Fabrication of Kidney Proximal Tubule Grafts Using Biofunctionalized Electrospun Polymer Scaffolds

Katja Jansen, Miguel Castilho, Sanne Aarts, Michael M. Kaminski, Soeren S. Lienkamp, Roman Pichler, Jos Malda, Tina Vermonden, Jitske Jansen, Rosalinde Masereeuw

Published: 01/02/2019


The increasing prevalence of end-stage renal disease and persistent shortage of donor organs call for alternative therapies for kidney patients. Dialysis remains an inferior treatment as clearance of large and protein-bound waste products depends on active tubular secretion. Biofabricated tissues could make a valuable contribution, but kidneys are highly intricate and multifunctional organs. Depending on the therapeutic objective, suitable cell sources and scaffolds must be selected. This study provides a proof-of-concept for stand-alone kidney tubule grafts with suitable mechanical properties for future implantation purposes. Porous tubular nanofiber scaffolds are fabricated by electrospinning 12%, 16%, and 20% poly-ε-caprolactone (PCL) v/w (chloroform and dimethylformamide, 1:3) around 0.7 mm needle templates. The resulting scaffolds consist of 92%, 69%, and 54% nanofibers compared to microfibers, respectively. After biofunctionalization with L-3,4-dihydroxyphenylalanine and collagen IV, 10 × 106 proximal tubule cells per mL are injected and cultured until experimental readout. A human-derived cell model can bridge all fiber-to-fiber distances to form a monolayer, whereas small-sized murine cells form monolayers on dense nanofiber meshes only. Fabricated constructs remain viable for at least 3 weeks and maintain functionality as shown by inhibitor-sensitive transport activity, which suggests clearance capacity for both negatively and positively charged solutes.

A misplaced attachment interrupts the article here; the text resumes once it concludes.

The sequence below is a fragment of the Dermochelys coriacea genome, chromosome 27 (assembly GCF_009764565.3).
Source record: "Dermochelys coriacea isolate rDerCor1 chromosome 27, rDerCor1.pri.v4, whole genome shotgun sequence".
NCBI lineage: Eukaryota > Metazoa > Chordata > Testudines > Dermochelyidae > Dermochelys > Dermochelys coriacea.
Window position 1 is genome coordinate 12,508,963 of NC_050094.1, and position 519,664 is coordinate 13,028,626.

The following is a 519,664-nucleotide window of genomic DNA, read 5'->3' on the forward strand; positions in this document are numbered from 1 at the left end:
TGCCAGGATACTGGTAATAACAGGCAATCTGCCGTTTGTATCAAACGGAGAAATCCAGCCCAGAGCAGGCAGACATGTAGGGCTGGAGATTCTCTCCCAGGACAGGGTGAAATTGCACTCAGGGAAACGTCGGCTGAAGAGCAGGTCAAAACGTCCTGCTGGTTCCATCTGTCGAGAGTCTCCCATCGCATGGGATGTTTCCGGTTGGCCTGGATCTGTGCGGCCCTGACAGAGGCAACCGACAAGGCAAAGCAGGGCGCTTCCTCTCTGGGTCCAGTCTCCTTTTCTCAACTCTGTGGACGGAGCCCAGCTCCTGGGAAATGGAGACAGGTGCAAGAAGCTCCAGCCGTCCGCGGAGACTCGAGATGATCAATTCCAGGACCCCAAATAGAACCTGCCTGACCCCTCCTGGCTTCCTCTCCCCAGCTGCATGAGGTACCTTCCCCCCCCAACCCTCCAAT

Full Access Link: Macromolecular Bioscience